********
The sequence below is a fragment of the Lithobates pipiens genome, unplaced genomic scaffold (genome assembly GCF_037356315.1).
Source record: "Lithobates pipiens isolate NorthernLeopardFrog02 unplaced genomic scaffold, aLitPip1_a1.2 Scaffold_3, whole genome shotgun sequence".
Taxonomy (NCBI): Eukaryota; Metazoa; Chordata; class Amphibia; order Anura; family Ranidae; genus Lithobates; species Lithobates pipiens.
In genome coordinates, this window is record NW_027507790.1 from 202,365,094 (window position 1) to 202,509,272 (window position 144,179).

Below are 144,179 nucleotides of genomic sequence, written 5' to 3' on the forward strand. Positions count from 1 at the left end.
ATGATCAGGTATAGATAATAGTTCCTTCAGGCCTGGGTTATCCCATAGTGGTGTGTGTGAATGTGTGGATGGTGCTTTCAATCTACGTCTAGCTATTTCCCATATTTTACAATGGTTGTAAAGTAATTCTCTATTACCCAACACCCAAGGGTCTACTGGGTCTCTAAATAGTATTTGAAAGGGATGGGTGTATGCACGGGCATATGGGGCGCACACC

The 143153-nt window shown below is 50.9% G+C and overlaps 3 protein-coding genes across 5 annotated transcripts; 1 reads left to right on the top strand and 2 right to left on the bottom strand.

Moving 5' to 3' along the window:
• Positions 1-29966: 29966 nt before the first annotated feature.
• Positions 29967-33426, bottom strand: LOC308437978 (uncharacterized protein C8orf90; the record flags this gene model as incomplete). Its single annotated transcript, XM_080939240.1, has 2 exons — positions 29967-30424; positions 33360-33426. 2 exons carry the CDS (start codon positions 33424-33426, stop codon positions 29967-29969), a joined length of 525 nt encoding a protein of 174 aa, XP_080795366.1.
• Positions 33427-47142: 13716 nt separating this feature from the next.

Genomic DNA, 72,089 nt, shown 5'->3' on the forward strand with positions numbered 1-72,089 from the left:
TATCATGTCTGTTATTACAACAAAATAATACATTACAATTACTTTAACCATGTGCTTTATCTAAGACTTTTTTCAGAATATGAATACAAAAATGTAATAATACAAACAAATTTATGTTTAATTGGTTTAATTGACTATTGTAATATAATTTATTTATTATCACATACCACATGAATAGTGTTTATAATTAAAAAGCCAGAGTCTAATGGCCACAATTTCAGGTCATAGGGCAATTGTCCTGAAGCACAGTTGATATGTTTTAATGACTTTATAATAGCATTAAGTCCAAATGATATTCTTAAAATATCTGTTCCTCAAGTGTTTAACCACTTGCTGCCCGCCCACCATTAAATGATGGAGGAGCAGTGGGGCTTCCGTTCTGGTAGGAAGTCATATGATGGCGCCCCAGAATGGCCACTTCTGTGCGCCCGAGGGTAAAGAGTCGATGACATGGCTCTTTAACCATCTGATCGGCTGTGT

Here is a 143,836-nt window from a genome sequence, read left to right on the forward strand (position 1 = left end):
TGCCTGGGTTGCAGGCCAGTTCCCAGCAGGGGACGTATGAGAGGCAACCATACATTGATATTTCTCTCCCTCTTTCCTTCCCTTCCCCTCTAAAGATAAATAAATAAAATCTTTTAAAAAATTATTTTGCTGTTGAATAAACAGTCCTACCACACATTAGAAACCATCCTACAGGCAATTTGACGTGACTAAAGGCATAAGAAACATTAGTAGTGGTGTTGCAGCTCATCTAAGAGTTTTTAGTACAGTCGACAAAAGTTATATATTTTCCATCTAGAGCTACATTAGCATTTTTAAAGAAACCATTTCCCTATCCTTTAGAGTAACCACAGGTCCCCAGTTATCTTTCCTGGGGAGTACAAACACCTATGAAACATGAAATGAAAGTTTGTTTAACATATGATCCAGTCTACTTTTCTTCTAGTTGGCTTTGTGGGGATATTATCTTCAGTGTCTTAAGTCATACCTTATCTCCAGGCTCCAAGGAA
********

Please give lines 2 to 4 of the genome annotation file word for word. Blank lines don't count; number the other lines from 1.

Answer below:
Source record: "Lithobates pipiens isolate NorthernLeopardFrog02 unplaced genomic scaffold, aLitPip1_a1.2 Scaffold_3, whole genome shotgun sequence".
Taxonomy (NCBI): Eukaryota; Metazoa; Chordata; class Amphibia; order Anura; family Ranidae; genus Lithobates; species Lithobates pipiens.
In genome coordinates, this window is record NW_027507790.1 from 202,365,094 (window position 1) to 202,509,272 (window position 144,179).